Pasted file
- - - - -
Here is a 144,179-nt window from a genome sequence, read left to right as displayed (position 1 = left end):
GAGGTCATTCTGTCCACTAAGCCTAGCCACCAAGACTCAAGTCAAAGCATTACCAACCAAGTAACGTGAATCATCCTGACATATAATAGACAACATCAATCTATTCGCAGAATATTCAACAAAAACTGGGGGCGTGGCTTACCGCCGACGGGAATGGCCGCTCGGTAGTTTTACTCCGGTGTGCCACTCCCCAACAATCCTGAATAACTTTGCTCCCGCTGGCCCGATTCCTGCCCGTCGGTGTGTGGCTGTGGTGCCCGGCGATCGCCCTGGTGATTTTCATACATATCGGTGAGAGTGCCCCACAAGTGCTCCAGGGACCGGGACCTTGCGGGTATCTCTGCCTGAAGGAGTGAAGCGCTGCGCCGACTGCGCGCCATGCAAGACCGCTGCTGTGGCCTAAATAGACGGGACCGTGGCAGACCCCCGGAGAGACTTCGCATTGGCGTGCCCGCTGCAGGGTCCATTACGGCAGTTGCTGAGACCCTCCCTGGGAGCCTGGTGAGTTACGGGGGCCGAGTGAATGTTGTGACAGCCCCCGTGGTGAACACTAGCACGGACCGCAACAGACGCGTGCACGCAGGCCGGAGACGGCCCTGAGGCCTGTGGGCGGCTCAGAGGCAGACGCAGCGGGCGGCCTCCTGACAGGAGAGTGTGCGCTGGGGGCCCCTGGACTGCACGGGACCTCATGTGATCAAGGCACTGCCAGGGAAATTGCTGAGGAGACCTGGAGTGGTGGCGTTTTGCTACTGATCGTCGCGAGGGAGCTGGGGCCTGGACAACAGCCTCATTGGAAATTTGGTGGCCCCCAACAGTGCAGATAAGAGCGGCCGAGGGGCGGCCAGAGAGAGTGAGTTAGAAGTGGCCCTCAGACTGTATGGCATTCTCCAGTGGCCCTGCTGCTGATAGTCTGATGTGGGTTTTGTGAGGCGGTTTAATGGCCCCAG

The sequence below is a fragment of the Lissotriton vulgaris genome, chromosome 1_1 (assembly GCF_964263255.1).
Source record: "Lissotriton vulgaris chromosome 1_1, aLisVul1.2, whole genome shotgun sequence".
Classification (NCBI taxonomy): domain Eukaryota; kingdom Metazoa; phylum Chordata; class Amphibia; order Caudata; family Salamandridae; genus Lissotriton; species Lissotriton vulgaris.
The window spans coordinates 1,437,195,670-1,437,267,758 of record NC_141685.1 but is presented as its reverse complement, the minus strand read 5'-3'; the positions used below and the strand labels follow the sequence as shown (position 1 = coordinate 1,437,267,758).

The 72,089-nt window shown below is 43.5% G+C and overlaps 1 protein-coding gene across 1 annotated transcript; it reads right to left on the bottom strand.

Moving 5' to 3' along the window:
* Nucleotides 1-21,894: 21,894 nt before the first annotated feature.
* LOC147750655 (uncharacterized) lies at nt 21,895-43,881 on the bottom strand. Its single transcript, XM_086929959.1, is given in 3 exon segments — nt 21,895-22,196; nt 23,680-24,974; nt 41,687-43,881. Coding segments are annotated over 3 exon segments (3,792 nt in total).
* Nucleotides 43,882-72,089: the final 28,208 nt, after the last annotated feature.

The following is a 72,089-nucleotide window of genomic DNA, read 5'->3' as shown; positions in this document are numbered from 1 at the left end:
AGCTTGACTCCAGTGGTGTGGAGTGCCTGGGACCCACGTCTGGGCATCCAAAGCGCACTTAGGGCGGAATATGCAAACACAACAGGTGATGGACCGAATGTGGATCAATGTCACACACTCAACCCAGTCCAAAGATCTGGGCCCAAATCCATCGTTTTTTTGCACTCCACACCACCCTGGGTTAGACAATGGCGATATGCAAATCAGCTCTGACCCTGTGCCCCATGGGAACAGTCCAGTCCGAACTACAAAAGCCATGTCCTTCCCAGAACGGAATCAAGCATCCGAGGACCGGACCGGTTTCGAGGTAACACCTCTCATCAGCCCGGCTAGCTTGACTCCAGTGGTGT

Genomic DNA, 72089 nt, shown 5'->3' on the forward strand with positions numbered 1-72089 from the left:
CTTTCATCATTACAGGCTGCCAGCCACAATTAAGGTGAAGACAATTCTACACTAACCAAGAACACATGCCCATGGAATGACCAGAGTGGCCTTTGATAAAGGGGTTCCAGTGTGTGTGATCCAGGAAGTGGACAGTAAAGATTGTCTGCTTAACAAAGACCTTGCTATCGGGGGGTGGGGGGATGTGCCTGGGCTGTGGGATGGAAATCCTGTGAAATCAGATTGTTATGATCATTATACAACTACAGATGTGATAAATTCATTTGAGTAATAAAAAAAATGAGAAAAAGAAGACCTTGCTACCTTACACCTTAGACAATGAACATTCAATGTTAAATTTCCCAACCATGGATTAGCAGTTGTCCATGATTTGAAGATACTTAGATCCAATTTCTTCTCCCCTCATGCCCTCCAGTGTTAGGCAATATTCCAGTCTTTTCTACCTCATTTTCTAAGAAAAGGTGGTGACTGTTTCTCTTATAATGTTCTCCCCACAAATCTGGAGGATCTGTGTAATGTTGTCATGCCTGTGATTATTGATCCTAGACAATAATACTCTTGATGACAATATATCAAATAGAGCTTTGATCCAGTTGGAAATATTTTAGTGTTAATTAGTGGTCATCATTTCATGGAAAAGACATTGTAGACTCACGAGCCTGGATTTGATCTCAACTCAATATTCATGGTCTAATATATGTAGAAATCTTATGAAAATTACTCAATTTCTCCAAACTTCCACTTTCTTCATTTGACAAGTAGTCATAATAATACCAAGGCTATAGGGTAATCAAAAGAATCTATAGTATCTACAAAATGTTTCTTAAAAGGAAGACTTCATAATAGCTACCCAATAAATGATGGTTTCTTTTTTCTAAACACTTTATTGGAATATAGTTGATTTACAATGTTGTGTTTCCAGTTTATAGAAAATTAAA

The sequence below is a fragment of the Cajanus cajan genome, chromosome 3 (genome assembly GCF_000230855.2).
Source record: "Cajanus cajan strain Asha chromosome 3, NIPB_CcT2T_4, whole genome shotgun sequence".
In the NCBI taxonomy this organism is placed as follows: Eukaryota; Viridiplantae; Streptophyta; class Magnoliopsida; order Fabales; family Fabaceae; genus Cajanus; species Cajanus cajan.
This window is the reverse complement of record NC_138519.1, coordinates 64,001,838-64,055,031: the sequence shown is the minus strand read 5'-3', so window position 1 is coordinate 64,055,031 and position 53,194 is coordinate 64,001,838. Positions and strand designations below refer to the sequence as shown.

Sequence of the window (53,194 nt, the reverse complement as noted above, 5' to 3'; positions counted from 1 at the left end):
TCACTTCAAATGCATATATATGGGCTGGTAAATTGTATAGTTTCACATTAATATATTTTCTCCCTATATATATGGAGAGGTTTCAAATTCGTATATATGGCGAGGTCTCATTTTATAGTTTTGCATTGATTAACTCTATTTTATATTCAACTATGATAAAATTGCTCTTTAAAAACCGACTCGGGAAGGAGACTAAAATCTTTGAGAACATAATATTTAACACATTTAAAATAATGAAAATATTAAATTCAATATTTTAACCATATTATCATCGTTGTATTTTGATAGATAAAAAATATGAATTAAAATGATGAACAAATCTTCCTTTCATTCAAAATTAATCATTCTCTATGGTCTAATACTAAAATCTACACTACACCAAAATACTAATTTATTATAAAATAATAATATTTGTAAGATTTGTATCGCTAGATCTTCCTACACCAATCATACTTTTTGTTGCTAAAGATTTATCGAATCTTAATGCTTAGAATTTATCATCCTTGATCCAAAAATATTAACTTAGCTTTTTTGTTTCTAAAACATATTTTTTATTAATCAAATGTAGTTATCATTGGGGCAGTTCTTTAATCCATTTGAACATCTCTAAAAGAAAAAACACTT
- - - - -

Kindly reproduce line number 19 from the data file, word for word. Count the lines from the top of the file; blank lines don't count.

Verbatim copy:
This window is the reverse complement of record NC_138519.1, coordinates 64,001,838-64,055,031: the sequence shown is the minus strand read 5'-3', so window position 1 is coordinate 64,055,031 and position 53,194 is coordinate 64,001,838. Positions and strand designations below refer to the sequence as shown.